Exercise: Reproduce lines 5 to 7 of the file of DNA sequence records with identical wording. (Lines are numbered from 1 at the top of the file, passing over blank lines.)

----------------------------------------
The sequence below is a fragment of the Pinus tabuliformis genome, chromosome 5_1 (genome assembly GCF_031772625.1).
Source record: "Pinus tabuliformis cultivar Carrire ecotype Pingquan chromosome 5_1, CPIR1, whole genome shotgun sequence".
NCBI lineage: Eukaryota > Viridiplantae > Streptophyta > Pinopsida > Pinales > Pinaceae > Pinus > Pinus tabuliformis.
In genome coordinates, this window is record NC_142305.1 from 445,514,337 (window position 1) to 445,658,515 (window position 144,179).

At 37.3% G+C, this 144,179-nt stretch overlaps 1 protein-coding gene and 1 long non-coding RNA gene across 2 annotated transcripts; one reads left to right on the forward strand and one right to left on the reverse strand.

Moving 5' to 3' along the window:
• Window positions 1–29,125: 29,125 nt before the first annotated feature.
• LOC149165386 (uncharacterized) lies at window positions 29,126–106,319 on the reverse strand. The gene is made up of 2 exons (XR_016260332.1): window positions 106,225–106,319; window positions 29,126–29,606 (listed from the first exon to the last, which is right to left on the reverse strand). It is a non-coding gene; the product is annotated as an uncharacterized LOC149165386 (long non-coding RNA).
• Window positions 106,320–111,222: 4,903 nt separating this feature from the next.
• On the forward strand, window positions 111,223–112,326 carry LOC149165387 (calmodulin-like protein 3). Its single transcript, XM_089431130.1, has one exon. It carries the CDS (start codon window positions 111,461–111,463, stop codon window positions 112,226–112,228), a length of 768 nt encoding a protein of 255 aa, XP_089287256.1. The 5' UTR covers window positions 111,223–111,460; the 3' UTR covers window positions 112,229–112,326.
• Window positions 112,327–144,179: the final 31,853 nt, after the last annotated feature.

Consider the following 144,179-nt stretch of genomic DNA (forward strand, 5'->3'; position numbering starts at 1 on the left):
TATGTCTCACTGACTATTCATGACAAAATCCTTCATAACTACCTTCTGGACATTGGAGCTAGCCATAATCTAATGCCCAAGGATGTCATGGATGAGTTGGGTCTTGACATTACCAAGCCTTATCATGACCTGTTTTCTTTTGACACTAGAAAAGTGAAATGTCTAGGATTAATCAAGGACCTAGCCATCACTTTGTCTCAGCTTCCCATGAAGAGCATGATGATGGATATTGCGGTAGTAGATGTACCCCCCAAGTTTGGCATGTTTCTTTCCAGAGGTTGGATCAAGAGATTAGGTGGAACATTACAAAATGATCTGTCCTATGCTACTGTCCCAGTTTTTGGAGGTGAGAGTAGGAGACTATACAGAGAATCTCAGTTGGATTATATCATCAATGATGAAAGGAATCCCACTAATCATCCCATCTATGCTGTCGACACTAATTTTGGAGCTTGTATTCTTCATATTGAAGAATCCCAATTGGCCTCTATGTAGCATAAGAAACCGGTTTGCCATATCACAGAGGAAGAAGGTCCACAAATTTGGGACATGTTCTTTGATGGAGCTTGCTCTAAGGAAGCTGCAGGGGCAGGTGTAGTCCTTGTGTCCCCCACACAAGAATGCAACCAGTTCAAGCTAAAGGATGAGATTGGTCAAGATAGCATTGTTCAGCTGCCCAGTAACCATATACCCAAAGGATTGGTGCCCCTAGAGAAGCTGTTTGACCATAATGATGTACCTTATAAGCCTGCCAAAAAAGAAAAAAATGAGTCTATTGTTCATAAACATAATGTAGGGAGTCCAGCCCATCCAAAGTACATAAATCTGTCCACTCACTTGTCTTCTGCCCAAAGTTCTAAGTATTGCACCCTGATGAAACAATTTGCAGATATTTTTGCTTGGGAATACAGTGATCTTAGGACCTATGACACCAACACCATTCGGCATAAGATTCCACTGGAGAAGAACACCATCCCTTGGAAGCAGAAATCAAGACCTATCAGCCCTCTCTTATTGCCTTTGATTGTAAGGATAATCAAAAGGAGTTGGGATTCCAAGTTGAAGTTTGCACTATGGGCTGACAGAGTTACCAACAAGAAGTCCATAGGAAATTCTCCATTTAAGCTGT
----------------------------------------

At 37.3% G+C, this 144,179-nt stretch overlaps 1 protein-coding gene and 1 long non-coding RNA gene across 2 annotated transcripts; one reads left to right on the forward strand and one right to left on the reverse strand.

Moving 5' to 3' along the window:
• Window positions 1–29,125: 29,125 nt before the first annotated feature.